I first played BreakoutEDU at the Google Apps Summit in Singapore in September, and knew it had a lot of potential, particularly for the development of the traits of the UWCSEA Learner Profile. My MS/HS counterpart Jeff Plaman worked with DT teachers to build Breakout boxes, and we managed to procure a range of locks with the help of Head of Chinese Wendy Liao.

We played one of the pre-existing games with teachers at our Tech Mentor retreat, and have been searching for some opportunities to create games in the primary school ever since. Grade 3’s unit on Migration gave us the perfect opportunity.

Grade 3 Tech mentor Mike Bowden and Unit of Study mentor Kim Duffy worked with Jeff and me to design a game to help G3 students develop collaborative group work skills, while also gaining some insight into what it is like for new immigrants to navigate the language and culture of a new location.

We tested the game out on the G3 teachers and teacher assistants (who performed admirably and broke out in the nick of time) before we tried it out on students in Mike’s class.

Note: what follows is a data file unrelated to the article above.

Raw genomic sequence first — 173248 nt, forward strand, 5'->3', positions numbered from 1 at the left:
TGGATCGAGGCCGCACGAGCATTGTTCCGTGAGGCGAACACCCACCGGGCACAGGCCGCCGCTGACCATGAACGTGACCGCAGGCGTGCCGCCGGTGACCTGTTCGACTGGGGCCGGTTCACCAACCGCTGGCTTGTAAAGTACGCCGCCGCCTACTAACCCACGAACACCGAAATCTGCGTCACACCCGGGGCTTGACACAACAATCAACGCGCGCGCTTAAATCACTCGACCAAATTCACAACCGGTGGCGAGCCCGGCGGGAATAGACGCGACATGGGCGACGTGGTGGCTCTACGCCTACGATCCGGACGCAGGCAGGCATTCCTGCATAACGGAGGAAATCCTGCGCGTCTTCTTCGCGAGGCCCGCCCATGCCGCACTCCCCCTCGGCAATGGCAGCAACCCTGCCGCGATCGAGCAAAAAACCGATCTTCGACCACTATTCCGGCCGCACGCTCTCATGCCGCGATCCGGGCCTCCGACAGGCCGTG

G3 Teachers and TAs playing the Migration Breakout

G3 Teachers and TAs playing the Migration Breakout (Photo: Dave Caleb)

We divided the class into 2 groups of 11, and had 2 facilitators in each class (a teacher and a TA). Aside from the huge level of noise that came from each group (seriously!), we found it hugely successful in that they were thoroughly engaged, motivated and determined to break out.

One of the most powerful aspects of Breakout is the reflection afterwards. Students learned a lot about how they participated and contributed to their group – not all of it positive! Every child I spoke to wanted to do it again, and each could give insightful reasons as to what they would do differently next time and why.

Of the two groups, one broke out, and one didn’t. Sometimes, as teachers, we want to make it so that all groups are successful, but there is learning to be had, whether or not a group gets into the box or not.

If you would like to get started with BreakoutEDU, I’d encourage you to join the BreakoutEDU Facebook community, and explore the existing games on the BreakoutEDU Site. We are also happy to answer any questions or share resources.

(Cross-posted at Great Techxpectations Blog)

Wonder-full Portraits

As I mentioned in my previous post, Classroom Design Matters, Miles Beasley‘s Grade 6 classroom has a design focused on the book Wonder, by R. J. Palacio.

To build community with the 3 classes he teaches, he asked each class to draw a self-portrait in the style of the cover of Wonder.


FullSizeRender (3)Using an iPad, each student took a selfie in the classroom, and added it as a photo layer in the free app Adobe Ilustrator Draw [NB, as the students are under 13, they logged in with a class account Miles had created]. They turned the opacity slider down, then moved to the draw layer to trace around their features.